Text: Jeremiah 29:10-11
And now I’m glad I didn’t know
The way it all would end, the way it all would go
Our lives are better left to chance
I could have missed the pain
But I’d have had to miss the dance
I’m not a huge country music fan, but I enjoyed Garth Brooks back in the day, and this is the chorus of one of those songs, “The Dance.” There’s something about it that came to my mind when I read today’s text in Jeremiah. Garth sings about suffering and loss, but reflects at the end that there was also meaning and purpose to that loss. And unlike Garth’s lyric about leaving our lives to chance, we believe that our lives are in God’s hands. All the more reason to not miss out what God might be doing in the midst of suffering or loss.
Let’s look at our text for today, which includes the well-known verse about plans and a future and a hope – what I call the graduation mug verse. And let’s see what it was that God did not want His people to miss.
Verse 11 begins, “For I know the plans that I have for you…” When we see that on a coffee mug, it is easy to import our own plans into that rather than ask “What plans, Lord?” In the context of Jeremiah 29, those plans include the seventy years in Babylon (v.10). Those plans include shalom (welfare), a future, and a hope. Let’s consider each of those in this context:
Seventy Years in Babylon
When Jeremiah was writing this, he and the Exiles were still at the front end of the seventy years. And he’s already unpacked for his readers what that seventy years will entail. It’s not going to end quickly, despite false prophecies to the contrary. God has brought them here intentionally, to teach them about faithfulness and obedience. During the generations-long stay, God expects them to LIVE: to build homes, plant gardens, have families, and multiply. This was how they were supposed to live all along, but they would only rediscover that here in Exile! And perhaps hardest of all to fathom, they were to seek and pray for the shalom of their captors.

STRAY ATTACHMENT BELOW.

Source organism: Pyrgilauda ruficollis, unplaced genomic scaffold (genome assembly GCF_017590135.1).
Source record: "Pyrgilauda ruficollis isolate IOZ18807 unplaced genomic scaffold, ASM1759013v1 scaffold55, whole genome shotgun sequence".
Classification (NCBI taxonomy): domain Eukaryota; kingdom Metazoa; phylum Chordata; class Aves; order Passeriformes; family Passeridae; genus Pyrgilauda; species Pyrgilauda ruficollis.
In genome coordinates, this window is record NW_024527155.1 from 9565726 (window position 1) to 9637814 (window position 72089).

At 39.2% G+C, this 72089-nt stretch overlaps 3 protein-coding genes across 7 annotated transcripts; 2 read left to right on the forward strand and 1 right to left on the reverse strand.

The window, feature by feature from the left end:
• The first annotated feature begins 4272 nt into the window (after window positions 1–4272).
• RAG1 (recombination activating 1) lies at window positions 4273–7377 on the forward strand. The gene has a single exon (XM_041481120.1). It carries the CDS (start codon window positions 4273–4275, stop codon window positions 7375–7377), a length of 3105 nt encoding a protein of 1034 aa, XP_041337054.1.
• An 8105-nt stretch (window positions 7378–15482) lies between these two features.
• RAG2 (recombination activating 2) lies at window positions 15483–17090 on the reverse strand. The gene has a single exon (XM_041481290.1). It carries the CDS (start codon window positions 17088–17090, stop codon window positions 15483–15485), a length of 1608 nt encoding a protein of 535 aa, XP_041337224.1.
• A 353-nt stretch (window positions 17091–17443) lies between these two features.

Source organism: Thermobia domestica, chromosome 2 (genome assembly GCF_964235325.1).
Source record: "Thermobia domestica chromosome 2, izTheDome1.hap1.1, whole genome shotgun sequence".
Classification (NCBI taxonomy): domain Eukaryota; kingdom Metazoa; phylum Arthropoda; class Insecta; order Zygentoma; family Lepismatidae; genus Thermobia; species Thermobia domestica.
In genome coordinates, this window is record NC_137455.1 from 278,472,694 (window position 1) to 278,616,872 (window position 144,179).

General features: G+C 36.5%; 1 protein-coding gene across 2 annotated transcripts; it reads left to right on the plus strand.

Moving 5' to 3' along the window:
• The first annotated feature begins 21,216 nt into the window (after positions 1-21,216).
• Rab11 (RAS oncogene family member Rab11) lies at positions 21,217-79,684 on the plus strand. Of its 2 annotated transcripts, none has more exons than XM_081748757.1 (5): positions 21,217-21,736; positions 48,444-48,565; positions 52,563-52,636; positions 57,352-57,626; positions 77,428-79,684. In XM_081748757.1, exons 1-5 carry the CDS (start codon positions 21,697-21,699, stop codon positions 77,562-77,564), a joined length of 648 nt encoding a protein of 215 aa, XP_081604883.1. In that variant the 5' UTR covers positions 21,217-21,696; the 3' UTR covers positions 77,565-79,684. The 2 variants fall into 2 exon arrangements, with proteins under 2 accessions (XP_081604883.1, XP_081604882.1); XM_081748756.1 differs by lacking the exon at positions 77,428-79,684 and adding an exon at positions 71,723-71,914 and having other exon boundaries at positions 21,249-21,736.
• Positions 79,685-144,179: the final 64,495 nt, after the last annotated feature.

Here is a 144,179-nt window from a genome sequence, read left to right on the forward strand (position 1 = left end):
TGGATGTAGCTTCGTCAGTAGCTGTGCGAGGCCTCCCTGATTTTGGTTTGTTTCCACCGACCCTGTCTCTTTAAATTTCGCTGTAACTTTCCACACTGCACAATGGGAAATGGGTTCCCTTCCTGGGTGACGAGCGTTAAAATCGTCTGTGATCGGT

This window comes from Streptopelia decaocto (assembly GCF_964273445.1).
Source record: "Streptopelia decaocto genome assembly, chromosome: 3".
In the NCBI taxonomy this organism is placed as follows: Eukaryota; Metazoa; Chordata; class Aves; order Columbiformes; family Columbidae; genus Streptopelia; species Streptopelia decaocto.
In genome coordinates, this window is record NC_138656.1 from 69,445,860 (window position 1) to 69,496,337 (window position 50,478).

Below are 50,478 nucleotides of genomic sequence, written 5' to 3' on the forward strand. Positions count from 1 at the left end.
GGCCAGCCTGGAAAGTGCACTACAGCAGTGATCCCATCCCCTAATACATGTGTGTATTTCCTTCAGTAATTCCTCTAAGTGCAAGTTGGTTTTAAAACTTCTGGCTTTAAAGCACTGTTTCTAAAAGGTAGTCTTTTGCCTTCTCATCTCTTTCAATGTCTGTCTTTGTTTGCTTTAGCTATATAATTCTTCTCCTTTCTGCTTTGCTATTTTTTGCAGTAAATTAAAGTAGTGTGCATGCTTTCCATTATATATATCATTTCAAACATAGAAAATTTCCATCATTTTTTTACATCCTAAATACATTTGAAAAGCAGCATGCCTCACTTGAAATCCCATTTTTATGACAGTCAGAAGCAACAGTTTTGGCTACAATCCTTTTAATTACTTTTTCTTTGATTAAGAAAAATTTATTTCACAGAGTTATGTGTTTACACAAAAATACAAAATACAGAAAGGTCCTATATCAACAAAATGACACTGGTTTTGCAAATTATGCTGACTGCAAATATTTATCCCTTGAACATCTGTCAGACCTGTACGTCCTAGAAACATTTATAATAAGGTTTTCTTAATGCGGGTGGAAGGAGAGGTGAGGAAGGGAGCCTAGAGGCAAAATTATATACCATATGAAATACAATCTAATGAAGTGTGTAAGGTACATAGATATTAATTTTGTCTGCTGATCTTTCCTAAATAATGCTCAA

We talked about shalom at length several weeks ago. It is variously translated as welfare, prosperity, peace, and blessing. It describes being right with God and with humanity. It’s not something to horde, but something to share! And that’s just what God seems to want to teach His people, the “children of blessing.” It is in seeking the welfare of the Babylonians that God’s people would discover and experience it for themselves.
Verse 11 also says God’s plans are for shalom/welfare and not for calamity. It certainly would have been easy to think that losing everything and being brought captive to Babylon was calamity. But God is making clear that things are not out of control, but within His plan and purpose. And that purpose is extending shalom to the Babylonians and restoring shalom to His people.
Future and a Hope
Verse 11 also describes God’s plans for a “future and a hope.” This future and hope are spelled out in verse 10: “I will visit you and fulfill My good word to you, to bring you back to this place.” God has not abandoned them (God is actually speaking to them NOW), and God will bring them home, but it will be after the period of Exile. Taken altogether, it becomes clear that God’s plan is for His people to rediscover who they are and what it means to be a “blessing people.” That’s their future; that’s God’s plan for them! And that is something they apparently needed to learn in Babylon.